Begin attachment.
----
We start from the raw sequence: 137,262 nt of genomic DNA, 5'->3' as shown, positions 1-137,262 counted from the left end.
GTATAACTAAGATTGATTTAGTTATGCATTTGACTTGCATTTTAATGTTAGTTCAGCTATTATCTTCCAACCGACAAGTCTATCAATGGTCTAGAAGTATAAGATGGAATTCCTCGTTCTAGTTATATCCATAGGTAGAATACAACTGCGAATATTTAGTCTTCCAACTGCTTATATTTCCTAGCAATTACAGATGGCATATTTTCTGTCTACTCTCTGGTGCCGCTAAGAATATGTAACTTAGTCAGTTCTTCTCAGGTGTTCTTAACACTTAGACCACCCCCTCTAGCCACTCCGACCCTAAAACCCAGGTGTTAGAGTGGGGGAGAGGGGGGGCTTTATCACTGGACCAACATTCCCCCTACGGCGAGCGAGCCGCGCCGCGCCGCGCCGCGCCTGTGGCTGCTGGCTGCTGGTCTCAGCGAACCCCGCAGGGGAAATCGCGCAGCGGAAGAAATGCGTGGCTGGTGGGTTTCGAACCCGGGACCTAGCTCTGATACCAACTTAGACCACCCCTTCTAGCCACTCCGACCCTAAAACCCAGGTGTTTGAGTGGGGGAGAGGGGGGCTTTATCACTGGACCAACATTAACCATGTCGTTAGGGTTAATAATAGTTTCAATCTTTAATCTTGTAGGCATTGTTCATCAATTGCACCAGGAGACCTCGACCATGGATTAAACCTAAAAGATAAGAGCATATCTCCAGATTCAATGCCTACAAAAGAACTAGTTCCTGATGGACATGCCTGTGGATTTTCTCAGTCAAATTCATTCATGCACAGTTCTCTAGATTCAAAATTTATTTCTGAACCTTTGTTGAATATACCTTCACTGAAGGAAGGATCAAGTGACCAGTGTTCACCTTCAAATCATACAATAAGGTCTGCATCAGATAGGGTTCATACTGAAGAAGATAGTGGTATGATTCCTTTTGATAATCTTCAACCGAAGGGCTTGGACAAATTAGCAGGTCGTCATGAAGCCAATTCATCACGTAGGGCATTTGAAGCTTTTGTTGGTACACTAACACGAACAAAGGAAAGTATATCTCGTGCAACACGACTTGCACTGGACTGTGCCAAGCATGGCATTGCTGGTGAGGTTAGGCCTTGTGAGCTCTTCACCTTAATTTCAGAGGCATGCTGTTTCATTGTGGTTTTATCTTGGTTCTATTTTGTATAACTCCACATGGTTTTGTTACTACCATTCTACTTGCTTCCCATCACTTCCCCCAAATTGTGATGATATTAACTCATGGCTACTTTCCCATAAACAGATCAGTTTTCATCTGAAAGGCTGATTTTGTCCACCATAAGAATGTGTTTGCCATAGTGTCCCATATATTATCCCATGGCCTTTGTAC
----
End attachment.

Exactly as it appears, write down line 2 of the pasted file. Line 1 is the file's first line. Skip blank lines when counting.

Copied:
GTATAACTAAGATTGATTTAGTTATGCATTTGACTTGCATTTTAATGTTAGTTCAGCTATTATCTTCCAACCGACAAGTCTATCAATGGTCTAGAAGTATAAGATGGAATTCCTCGTTCTAGTTATATCCATAGGTAGAATACAACTGCGAATATTTAGTCTTCCAACTGCTTATATTTCCTAGCAATTACAGATGGCATATTTTCTGTCTACTCTCTGGTGCCGCTAAGAATATGTAACTTAGTCAGTTCTTCTCAGGTGTTCTTAACACTTAGACCACCCCCTCTAGCCACTCCGACCCTAAAACCCAGGTGTTAGAGTGGGGGAGAGGGGGGGCTTTATCACTGGACCAACATTCCCCCTACGGCGAGCGAGCCGCGCCGCGCCGCGCCGCGCCTGTGGCTGCTGGCTGCTGGTCTCAGCGAACCCCGCAGGGGAAATCGCGCAGCGGAAGAAATGCGTGGCTGGTGGGTTTCGAACCCGGGACCTAGCTCTGATACCAACTTAGACCACCCCTTCTAGCCACTCCGACCCTAAAACCCAGGTGTTTGAGTGGGGGAGAGGGGGGCTTTATCACTGGACCAACATTAACCATGTCGTTAGGGTTAATAATAGTTTCAATCTTTAATCTTGTAGGCATTGTTCATCAATTGCACCAGGAGACCTCGACCATGGATTAAACCTAAAAGATAAGAGCATATCTCCAGATTCAATGCCTACAAAAGAACTAGTTCCTGATGGACATGCCTGTGGATTTTCTCAGTCAAATTCATTCATGCACAGTTCTCTAGATTCAAAATTTATTTCTGAACCTTTGTTGAATATACCTTCACTGAAGGAAGGATCAAGTGACCAGTGTTCACCTTCAAATCATACAATAAGGTCTGCATCAGATAGGGTTCATACTGAAGAAGATAGTGGTATGATTCCTTTTGATAATCTTCAACCGAAGGGCTTGGACAAATTAGCAGGTCGTCATGAAGCCAATTCATCACGTAGGGCATTTGAAGCTTTTGTTGGTACACTAACACGAACAAAGGAAAGTATATCTCGTGCAACACGACTTGCACTGGACTGTGCCAAGCATGGCATTGCTGGTGAGGTTAGGCCTTGTGAGCTCTTCACCTTAATTTCAGAGGCATGCTGTTTCATTGTGGTTTTATCTTGGTTCTATTTTGTATAACTCCACATGGTTTTGTTACTACCATTCTACTTGCTTCCCATCACTTCCCCCAAATTGTGATGATATTAACTCATGGCTACTTTCCCATAAACAGATCAGTTTTCATCTGAAAGGCTGATTTTGTCCACCATAAGAATGTGTTTGCCATAGTGTCCCATATATTATCCCATGGCCTTTGTAC